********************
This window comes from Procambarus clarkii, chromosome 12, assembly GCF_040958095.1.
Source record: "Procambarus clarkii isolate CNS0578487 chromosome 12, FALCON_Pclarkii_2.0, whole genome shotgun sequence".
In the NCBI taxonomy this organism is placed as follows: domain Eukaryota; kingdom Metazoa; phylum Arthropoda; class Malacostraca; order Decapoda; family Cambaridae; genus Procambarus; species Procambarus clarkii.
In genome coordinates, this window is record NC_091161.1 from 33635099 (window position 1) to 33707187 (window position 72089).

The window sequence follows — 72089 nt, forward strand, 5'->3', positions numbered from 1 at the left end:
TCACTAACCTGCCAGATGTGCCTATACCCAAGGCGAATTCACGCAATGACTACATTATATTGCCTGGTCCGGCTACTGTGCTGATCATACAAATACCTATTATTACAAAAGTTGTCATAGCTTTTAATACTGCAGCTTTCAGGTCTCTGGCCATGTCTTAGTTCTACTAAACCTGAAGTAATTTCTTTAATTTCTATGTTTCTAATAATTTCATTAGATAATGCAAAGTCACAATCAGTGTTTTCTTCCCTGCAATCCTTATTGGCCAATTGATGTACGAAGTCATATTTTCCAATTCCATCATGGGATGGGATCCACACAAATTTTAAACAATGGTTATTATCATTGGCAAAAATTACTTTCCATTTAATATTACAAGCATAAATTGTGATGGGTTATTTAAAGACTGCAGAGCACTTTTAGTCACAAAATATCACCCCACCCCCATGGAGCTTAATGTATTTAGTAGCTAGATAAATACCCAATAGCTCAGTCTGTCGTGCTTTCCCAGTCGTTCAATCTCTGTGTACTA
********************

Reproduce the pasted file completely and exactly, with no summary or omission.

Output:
This window comes from Procambarus clarkii, chromosome 12, assembly GCF_040958095.1.
Source record: "Procambarus clarkii isolate CNS0578487 chromosome 12, FALCON_Pclarkii_2.0, whole genome shotgun sequence".
In the NCBI taxonomy this organism is placed as follows: domain Eukaryota; kingdom Metazoa; phylum Arthropoda; class Malacostraca; order Decapoda; family Cambaridae; genus Procambarus; species Procambarus clarkii.
In genome coordinates, this window is record NC_091161.1 from 33635099 (window position 1) to 33707187 (window position 72089).

The window sequence follows — 72089 nt, forward strand, 5'->3', positions numbered from 1 at the left end:
TCACTAACCTGCCAGATGTGCCTATACCCAAGGCGAATTCACGCAATGACTACATTATATTGCCTGGTCCGGCTACTGTGCTGATCATACAAATACCTATTATTACAAAAGTTGTCATAGCTTTTAATACTGCAGCTTTCAGGTCTCTGGCCATGTCTTAGTTCTACTAAACCTGAAGTAATTTCTTTAATTTCTATGTTTCTAATAATTTCATTAGATAATGCAAAGTCACAATCAGTGTTTTCTTCCCTGCAATCCTTATTGGCCAATTGATGTACGAAGTCATATTTTCCAATTCCATCATGGGATGGGATCCACACAAATTTTAAACAATGGTTATTATCATTGGCAAAAATTACTTTCCATTTAATATTACAAGCATAAATTGTGATGGGTTATTTAAAGACTGCAGAGCACTTTTAGTCACAAAATATCACCCCACCCCCATGGAGCTTAATGTATTTAGTAGCTAGATAAATACCCAATAGCTCAGTCTGTCGTGCTTTCCCAGTCGTTCAATCTCTGTGTACTA